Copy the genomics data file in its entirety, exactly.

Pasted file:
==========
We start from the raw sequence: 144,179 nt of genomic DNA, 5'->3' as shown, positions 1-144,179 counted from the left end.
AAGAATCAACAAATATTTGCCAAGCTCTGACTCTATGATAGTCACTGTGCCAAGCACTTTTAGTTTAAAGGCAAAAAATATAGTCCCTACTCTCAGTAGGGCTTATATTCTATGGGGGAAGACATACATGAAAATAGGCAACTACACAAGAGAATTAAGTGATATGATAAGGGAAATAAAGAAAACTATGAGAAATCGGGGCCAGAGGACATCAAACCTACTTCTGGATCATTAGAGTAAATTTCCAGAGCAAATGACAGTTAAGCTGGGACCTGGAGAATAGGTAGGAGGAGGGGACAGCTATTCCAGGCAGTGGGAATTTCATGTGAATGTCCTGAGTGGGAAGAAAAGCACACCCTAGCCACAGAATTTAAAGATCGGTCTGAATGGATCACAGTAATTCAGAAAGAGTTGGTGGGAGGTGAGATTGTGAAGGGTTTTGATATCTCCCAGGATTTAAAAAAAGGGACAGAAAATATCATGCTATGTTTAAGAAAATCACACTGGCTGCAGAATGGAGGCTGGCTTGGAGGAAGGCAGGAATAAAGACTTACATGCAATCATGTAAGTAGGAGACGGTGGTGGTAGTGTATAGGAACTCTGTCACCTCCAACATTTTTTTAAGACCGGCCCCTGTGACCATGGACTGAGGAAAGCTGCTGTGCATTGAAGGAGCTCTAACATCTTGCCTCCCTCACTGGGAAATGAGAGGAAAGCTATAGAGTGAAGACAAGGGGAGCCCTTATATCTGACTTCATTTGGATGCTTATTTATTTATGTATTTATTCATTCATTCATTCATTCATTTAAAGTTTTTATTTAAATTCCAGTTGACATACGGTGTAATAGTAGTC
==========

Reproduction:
We start from the raw sequence: 144,179 nt of genomic DNA, 5'->3' as shown, positions 1-144,179 counted from the left end.
AAGAATCAACAAATATTTGCCAAGCTCTGACTCTATGATAGTCACTGTGCCAAGCACTTTTAGTTTAAAGGCAAAAAATATAGTCCCTACTCTCAGTAGGGCTTATATTCTATGGGGGAAGACATACATGAAAATAGGCAACTACACAAGAGAATTAAGTGATATGATAAGGGAAATAAAGAAAACTATGAGAAATCGGGGCCAGAGGACATCAAACCTACTTCTGGATCATTAGAGTAAATTTCCAGAGCAAATGACAGTTAAGCTGGGACCTGGAGAATAGGTAGGAGGAGGGGACAGCTATTCCAGGCAGTGGGAATTTCATGTGAATGTCCTGAGTGGGAAGAAAAGCACACCCTAGCCACAGAATTTAAAGATCGGTCTGAATGGATCACAGTAATTCAGAAAGAGTTGGTGGGAGGTGAGATTGTGAAGGGTTTTGATATCTCCCAGGATTTAAAAAAAGGGACAGAAAATATCATGCTATGTTTAAGAAAATCACACTGGCTGCAGAATGGAGGCTGGCTTGGAGGAAGGCAGGAATAAAGACTTACATGCAATCATGTAAGTAGGAGACGGTGGTGGTAGTGTATAGGAACTCTGTCACCTCCAACATTTTTTTAAGACCGGCCCCTGTGACCATGGACTGAGGAAAGCTGCTGTGCATTGAAGGAGCTCTAACATCTTGCCTCCCTCACTGGGAAATGAGAGGAAAGCTATAGAGTGAAGACAAGGGGAGCCCTTATATCTGACTTCATTTGGATGCTTATTTATTTATGTATTTATTCATTCATTCATTCATTCATTTAAAGTTTTTATTTAAATTCCAGTTGACATACGGTGTAATAGTAGTC